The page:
RAIL un­der­stands that min­is­ters in Wales at­tach less im­por­tance to ex­pand­ing the rail net­work, ex­cept for a few miles of new line needed to serve Aber­tillery and re­open­ing the dis­used line to Aml­wch, which closed in 1993 but lost pas­sen­ger ser­vices in 1964.

This means that the miss­ing links from Car­marthen to Aberys­t­wyth ( RAIL 793) and Ban­gor-Caernar­fonPwll­heli sit lower while min­is­ters ar­gue for more to be made of ex­ist­ing tracks. Both lines lost their ser­vices in the mid-1960s, with their loss re­duc­ing the Welsh net­work to es­sen­tially three lines run­ning west from Eng­land in the north to Holy­head, in Cen­tral Wales to Aberys­t­wyth/Pwll­heli, and in South Wales to Pem­broke Dock/Mil­ford Haven/Fish­guard via Car­marthen.

Nev­er­the­less, there ap­pears to be a gulf be­tween Welsh min­is­ters’ am­bi­tions for their coun­try’s rail net­work and the im­prove­ments seen from London. Aside from

HS2, UK min­is­ters ap­pear un­will­ing to in­vest much in rail, as shown by con­tin­ued re­sis­tance to calls to elec­trify the Mid­land Main

Line to Sh­effield and their forc­ing Trans­port for London to moth­ball work on Cross­rail 2.

Even if UK min­is­ters can be per­suaded to trans­fer rail net­work in­vest­ment re­spon­si­bil­ity to Cardiff, it’s by no means cer­tain that the trans­fer would come with fund­ing any­where near enough to sat­isfy Welsh in­vest­ment wishes. More likely is a trans­fer with fund­ing suf­fi­cient to force Welsh min­is­ters into dif­fi­cult de­ci­sions be­tween, for ex­am­ple, North and South Wales.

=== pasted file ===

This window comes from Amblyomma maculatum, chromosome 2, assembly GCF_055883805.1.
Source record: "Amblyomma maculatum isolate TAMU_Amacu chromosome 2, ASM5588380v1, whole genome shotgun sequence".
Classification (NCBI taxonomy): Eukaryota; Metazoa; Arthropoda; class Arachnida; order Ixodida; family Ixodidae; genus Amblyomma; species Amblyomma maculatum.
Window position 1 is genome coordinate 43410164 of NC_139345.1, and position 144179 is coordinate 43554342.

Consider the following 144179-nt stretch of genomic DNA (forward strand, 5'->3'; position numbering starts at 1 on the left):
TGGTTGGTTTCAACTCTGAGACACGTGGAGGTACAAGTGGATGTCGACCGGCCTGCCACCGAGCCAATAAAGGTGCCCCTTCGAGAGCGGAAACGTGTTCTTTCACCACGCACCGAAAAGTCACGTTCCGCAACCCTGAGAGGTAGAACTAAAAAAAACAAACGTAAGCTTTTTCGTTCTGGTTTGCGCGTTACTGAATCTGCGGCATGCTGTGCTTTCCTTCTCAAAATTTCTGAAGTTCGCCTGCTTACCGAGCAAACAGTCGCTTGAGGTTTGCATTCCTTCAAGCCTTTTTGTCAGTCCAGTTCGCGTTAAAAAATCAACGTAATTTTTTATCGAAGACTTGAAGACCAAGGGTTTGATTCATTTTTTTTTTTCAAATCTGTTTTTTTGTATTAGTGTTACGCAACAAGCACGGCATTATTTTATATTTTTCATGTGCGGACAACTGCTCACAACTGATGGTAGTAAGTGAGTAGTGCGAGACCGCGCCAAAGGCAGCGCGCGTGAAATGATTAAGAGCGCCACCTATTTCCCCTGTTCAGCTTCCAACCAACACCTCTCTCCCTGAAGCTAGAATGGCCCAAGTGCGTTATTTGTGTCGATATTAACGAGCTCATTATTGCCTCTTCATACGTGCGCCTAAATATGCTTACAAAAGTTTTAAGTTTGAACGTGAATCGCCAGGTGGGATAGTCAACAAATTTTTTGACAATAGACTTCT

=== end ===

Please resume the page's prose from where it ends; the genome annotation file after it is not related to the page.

The prospec­tus ad­mits the dif­fi­cul­ties that Welsh min­is­ters face when it notes: “With­out sig­nif­i­cant change very few of the emerg­ing pro­pos­als set out here are likely to pro­ceed.”

If noth­ing else, the prospec­tus and Ken Skates’ com­ments about what he sees as UK gov­ern­ment fail­ures put con­sid­er­able pres­sure on the con­nec­tiv­ity re­view or­dered by Prime Min­is­ter Boris John­son. The re­view is due to pub­lish its in­terim re­port in Jan­uary 2021 and fi­nal rec­om­men­da­tions next sum­mer.

“Even if UK min­is­ters can be per­suaded to trans­fer rail net­work in­vest­ment re­spon­si­bil­ity to Cardiff, it’s by no means cer­tain that the trans­fer would come with fund­ing any­where near enough to sat­isfy Welsh in­vest­ment wishes.”

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 ?? PAUL BIGLAND/ RAIL. ?? TfW Rail 175002 passes 150282 on the ap­proach to Cardiff Cen­tral on Septem­ber 12. Welsh Gov­ern­ment is seek­ing par­ity with Scot­land where min­is­ters have de­volved con­trol over in­vest­ment in the rail net­work.
PAUL BIGLAND/ RAIL. TfW Rail 175002 passes 150282 on the ap­proach to Cardiff Cen­tral on Septem­ber 12. Welsh Gov­ern­ment is seek­ing par­ity with Scot­land where min­is­ters have de­volved con­trol over in­vest­ment in the rail net­work.